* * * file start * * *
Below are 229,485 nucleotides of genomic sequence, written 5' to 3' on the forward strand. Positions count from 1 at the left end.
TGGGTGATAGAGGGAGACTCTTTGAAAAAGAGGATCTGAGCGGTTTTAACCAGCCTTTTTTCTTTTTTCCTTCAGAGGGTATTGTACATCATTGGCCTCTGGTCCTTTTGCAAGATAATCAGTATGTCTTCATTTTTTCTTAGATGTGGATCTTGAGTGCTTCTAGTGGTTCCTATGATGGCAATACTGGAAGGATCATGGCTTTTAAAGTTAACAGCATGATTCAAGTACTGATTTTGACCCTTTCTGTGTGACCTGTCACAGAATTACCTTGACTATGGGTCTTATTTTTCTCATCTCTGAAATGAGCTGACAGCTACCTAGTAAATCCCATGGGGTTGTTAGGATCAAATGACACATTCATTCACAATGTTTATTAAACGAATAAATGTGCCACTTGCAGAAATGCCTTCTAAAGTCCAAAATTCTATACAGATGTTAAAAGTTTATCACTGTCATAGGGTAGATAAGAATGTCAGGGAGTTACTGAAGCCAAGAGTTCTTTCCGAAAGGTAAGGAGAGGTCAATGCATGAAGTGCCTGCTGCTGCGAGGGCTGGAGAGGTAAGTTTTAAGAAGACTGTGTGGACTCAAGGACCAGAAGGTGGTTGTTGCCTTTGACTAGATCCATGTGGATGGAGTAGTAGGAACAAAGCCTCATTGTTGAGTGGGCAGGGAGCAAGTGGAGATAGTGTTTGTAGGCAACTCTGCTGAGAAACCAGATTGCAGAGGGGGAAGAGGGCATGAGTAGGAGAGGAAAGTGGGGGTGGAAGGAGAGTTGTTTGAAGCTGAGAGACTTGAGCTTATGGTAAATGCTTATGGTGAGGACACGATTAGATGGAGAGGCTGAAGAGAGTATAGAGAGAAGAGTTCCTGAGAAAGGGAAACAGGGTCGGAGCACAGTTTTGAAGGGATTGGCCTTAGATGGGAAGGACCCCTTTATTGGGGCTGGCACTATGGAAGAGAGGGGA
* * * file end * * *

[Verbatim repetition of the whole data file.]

Below are 229,485 nucleotides of genomic sequence, written 5' to 3' on the forward strand. Positions count from 1 at the left end.
TGGGTGATAGAGGGAGACTCTTTGAAAAAGAGGATCTGAGCGGTTTTAACCAGCCTTTTTTCTTTTTTCCTTCAGAGGGTATTGTACATCATTGGCCTCTGGTCCTTTTGCAAGATAATCAGTATGTCTTCATTTTTTCTTAGATGTGGATCTTGAGTGCTTCTAGTGGTTCCTATGATGGCAATACTGGAAGGATCATGGCTTTTAAAGTTAACAGCATGATTCAAGTACTGATTTTGACCCTTTCTGTGTGACCTGTCACAGAATTACCTTGACTATGGGTCTTATTTTTCTCATCTCTGAAATGAGCTGACAGCTACCTAGTAAATCCCATGGGGTTGTTAGGATCAAATGACACATTCATTCACAATGTTTATTAAACGAATAAATGTGCCACTTGCAGAAATGCCTTCTAAAGTCCAAAATTCTATACAGATGTTAAAAGTTTATCACTGTCATAGGGTAGATAAGAATGTCAGGGAGTTACTGAAGCCAAGAGTTCTTTCCGAAAGGTAAGGAGAGGTCAATGCATGAAGTGCCTGCTGCTGCGAGGGCTGGAGAGGTAAGTTTTAAGAAGACTGTGTGGACTCAAGGACCAGAAGGTGGTTGTTGCCTTTGACTAGATCCATGTGGATGGAGTAGTAGGAACAAAGCCTCATTGTTGAGTGGGCAGGGAGCAAGTGGAGATAGTGTTTGTAGGCAACTCTGCTGAGAAACCAGATTGCAGAGGGGGAAGAGGGCATGAGTAGGAGAGGAAAGTGGGGGTGGAAGGAGAGTTGTTTGAAGCTGAGAGACTTGAGCTTATGGTAAATGCTTATGGTGAGGACACGATTAGATGGAGAGGCTGAAGAGAGTATAGAGAGAAGAGTTCCTGAGAAAGGGAAACAGGGTCGGAGCACAGTTTTGAAGGGATTGGCCTTAGATGGGAAGGACCCCTTTATTGGGGCTGGCACTATGGAAGAGAGGGGA